As 2016 comes to a close, it's time for a reflective look back, and of course create "best of" lists for the year. Of more than 200 company profiles published last year, here are some of the Colorado manufacturers that grabbed my attention with their innovation, automation, and commitment to quality.
Terry Taggart didn't know much about machining before he bought a machine shop in Parker in 2000. "My friends were like, 'Gosh, Terry, what do you know about this?'" he laughs. "I knew if I had the right people, I could do anything." Sixteen years later, Tag Team is a model of efficiency. How'd Taggart pull it off? made some key hires, invested in automation, and developed an in-house brand in Delta-13 billiards racks, made of aerospace-grade aluminum.
From its beginnings in a 400-square-foot cabin in Evergreen, Grateful Bread Company has grown with a traditional approach to baking. The company makes its own flour in-house on a custom Austrian mill, and boycotts yeast accelerants and artificial ingredients. The artisan approach pays off, as CompanyWeek writer Jamie Siebrase explains in her thoughtfully reported profile.
CompanyWeek writer Gregory Daurer profiles CBDRx's work making CBD-rich extracts from legal industrial hemp, breeding prize strains, and establishing a framework for self-regulation in the cannabis industry. In his quest to develop "the best cultivar for U.S. production" CEO Tim Gordon is working with Colorado State University and the Colorado Department of Agriculture and supplying cannabinoids to research labs worldwide.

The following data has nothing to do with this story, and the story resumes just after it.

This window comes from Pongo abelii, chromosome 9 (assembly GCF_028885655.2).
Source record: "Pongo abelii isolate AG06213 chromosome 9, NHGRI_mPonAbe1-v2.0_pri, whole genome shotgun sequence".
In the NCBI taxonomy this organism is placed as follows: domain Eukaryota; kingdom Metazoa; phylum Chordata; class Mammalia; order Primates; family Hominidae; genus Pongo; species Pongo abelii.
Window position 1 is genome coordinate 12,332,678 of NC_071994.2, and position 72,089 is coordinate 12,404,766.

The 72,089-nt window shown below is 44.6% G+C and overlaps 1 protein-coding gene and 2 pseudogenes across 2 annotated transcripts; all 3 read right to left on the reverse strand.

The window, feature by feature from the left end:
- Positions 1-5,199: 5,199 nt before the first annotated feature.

Cutting-edge fungi science underpins MycoTech's new $10 million plant in Aurora, where the company manufactures ClearTaste, "the world's first organic bitter blocker," says CEO Alan Hahn. Clear Taste is being used in products ranging from chocolate milk to pea protein. "It's in syrups to cut the bitterness so you can add less sugar," says Hahn. "Whole-wheat bread has about 7 percent sugar to mask the taste. "We're able to cut the sugar requirement in half."
In 2013, Sean Smiley opened the nation's first all-agave distillery and the market has responded in a big way. His agave spirits filled the void for a locally made spirit to compete with Patron and other premium tequilas, and he launched a pair of whiskeys in 2016 that are fermented and distilled on grain, meaning the grain is left in the wort, reported CompanyWeek writer Aron Johnson. "We not only ferment on the grain, which is rare, we also distill on the grain, which pretty much nobody does anymore," Smiley says. "You're going to get a lot of the original grain characteristics."
And five more profiles worth a second look . . .